Industry shake up for aged care

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A number of significant reforms to the aged care sector came info effect late last year in response to the Royal Commission into Aged Care Quality and Safety.

The changes introduced by the Federal Government establish new requirements for aged care through measures that aim to improve accountability and transparency within the industry.

One of the most significant changes include a new funding model called the Australian National Aged Care Classification (AN-ACC), that replaces the existing Aged Care Funding Instrument (ACFI).

This funding instrument provides subsidies to aged care providers based on the type of service and each resident’s care needs, and is connected to the new minimum numbers of care minutes per day that a resident should receive during the day.

Christadelphian Aged Care’s Chief Clinical Officer, Bruce Thornthwaite, said it was still too early to accurately estimate the overall effect of the new funding system,

“While the overall funding seems to be slightly higher, we are seeing that the Government is already adjusting the subsidies to reduce funding. That and the shortage of staff are going to be major issues in the coming year,” he said.

A new program is being developed to make staff aware of the new funding model, which is essential since auditors will now only speak with day-to-day care staff and residents, rather than the Care Manager or senior staff as they did previously.

A new Aged Care Sector Code of Conduct is also being introduced that will set out standards of expected behaviours.

Bruce said the Code strengthened the principle of putting the resident first and taking into consideration what the resident wants.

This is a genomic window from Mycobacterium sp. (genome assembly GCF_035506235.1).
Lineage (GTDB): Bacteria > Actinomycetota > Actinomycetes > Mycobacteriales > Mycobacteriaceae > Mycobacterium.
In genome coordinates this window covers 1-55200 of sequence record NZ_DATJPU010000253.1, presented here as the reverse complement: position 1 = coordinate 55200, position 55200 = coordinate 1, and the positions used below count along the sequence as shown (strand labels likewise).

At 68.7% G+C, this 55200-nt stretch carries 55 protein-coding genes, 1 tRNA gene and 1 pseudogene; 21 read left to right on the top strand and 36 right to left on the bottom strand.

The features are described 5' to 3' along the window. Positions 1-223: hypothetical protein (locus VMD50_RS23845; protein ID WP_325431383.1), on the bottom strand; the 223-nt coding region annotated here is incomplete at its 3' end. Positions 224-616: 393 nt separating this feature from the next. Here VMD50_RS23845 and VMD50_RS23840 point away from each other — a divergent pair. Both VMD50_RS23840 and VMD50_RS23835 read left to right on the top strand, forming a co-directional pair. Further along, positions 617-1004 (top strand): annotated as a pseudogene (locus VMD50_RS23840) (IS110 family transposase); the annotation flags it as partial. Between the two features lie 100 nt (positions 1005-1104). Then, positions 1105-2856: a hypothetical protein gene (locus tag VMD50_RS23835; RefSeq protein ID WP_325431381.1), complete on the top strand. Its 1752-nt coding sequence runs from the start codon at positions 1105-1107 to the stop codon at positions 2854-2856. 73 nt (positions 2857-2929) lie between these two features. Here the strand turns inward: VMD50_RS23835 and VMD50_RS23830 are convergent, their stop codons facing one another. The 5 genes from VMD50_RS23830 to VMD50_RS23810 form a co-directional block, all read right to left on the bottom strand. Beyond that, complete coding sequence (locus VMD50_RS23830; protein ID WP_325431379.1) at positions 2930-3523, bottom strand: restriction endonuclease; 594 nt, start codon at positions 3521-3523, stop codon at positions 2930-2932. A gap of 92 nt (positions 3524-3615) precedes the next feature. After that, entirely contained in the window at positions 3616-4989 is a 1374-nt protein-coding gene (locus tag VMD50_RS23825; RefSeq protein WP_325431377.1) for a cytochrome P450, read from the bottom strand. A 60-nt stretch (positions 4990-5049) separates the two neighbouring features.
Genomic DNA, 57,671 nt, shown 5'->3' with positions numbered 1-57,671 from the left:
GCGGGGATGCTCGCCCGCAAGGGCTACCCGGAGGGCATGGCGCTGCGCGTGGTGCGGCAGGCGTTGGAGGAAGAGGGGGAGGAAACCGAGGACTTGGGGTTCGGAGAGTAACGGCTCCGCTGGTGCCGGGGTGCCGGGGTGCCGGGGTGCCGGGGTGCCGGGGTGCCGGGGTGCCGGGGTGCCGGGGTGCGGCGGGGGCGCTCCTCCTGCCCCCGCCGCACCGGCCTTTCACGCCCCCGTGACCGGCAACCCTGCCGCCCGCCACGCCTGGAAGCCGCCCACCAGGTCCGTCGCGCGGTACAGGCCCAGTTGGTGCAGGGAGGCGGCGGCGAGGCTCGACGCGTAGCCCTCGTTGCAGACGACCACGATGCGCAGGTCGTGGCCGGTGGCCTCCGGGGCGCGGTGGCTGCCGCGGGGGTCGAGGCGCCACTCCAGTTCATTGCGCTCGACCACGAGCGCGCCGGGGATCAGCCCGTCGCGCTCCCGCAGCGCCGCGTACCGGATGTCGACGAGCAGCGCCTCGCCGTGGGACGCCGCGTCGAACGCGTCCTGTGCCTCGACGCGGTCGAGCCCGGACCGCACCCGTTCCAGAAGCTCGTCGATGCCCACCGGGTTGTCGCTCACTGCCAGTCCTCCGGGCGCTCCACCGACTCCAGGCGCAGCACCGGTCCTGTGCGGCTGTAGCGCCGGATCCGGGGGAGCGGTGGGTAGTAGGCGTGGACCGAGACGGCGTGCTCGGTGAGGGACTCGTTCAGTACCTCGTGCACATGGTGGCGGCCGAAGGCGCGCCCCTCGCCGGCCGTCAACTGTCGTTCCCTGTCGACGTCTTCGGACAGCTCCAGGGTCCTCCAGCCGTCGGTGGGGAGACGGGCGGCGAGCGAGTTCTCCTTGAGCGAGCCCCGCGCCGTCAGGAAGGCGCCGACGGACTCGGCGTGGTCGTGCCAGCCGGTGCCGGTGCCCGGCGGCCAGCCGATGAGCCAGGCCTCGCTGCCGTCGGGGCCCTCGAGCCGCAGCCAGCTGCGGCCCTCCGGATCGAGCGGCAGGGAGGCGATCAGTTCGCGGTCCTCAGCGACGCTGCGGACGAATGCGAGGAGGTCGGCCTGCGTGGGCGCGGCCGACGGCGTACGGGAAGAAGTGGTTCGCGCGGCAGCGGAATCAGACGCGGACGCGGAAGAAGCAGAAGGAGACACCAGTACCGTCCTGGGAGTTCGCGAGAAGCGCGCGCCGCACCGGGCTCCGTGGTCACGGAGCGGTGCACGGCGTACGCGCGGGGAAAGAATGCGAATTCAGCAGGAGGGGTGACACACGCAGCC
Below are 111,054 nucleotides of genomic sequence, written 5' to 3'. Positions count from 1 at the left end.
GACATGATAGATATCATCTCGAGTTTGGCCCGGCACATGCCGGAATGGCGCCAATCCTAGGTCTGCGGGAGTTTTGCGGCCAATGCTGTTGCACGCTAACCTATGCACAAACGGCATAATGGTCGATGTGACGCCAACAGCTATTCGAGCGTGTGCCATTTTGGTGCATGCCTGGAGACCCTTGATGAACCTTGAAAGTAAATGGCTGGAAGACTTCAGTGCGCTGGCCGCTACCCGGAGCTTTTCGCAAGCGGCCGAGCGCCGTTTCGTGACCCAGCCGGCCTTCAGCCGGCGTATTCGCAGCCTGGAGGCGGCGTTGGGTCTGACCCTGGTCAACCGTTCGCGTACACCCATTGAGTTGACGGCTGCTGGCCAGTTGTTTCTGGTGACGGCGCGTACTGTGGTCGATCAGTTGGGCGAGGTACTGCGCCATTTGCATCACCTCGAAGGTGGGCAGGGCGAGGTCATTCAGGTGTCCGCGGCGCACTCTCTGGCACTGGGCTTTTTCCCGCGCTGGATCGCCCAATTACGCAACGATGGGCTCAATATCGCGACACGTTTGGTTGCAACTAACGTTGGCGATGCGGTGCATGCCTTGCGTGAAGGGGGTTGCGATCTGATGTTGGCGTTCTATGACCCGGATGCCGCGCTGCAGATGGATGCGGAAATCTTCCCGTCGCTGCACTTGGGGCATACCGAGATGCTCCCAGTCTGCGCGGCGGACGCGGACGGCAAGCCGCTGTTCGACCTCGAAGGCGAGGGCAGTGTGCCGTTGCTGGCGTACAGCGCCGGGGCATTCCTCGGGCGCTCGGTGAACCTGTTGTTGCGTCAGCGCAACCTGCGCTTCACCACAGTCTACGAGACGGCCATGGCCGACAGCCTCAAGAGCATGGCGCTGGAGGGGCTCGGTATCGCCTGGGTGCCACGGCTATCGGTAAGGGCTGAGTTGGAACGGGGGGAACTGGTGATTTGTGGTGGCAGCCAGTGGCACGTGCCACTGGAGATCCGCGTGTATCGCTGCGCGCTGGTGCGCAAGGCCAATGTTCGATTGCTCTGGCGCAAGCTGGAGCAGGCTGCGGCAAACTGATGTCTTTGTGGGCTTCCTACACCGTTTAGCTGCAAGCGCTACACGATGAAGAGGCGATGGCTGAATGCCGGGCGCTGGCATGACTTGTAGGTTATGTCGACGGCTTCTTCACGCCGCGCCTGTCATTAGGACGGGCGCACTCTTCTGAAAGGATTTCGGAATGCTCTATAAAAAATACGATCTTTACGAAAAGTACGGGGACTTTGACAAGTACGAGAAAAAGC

“It is based on acknowledgment, acceptance and respect, and all of these have been part of the philosophy of Christadelphian Homes for many years,” he said.

A star rating system for aged care has also been developed, and homes now have an overall star rating listed on My Aged Care, based on information gathered through measurable indicators of quality and available data.

Homes are rated against four categories, including quality indicators, compliance ratings, consumer experience and staff care minutes.

Legislative changes around the use of restrictive practices have also been introduced, that mandate the nomination of a “restrictive practices substitute decision-maker” if a resident lacks capacity to give informed consent.

Governance requirements for aged care providers have been strengthened, which require providers to assess the suitability of key personnel at least once a year, report annually on their operations, and meet reporting requirements for changes to governance.

While the long-term benefits of the aged care reforms were clear, a more cooperative approach from the Government would have been helpful, Bruce said, along with a discussion around the cost of the changes.

“The greater problem is lack of staff and the minimum pay rate that these staff receive for doing a very demanding job, especially when NDIS staff are being paid almost double the aged care staff rate, while not having to do the difficult work of physical personal care,” he said.

These changes are some of a number of reforms that came info effect at the end of last year.

For more information on the aged care reforms visit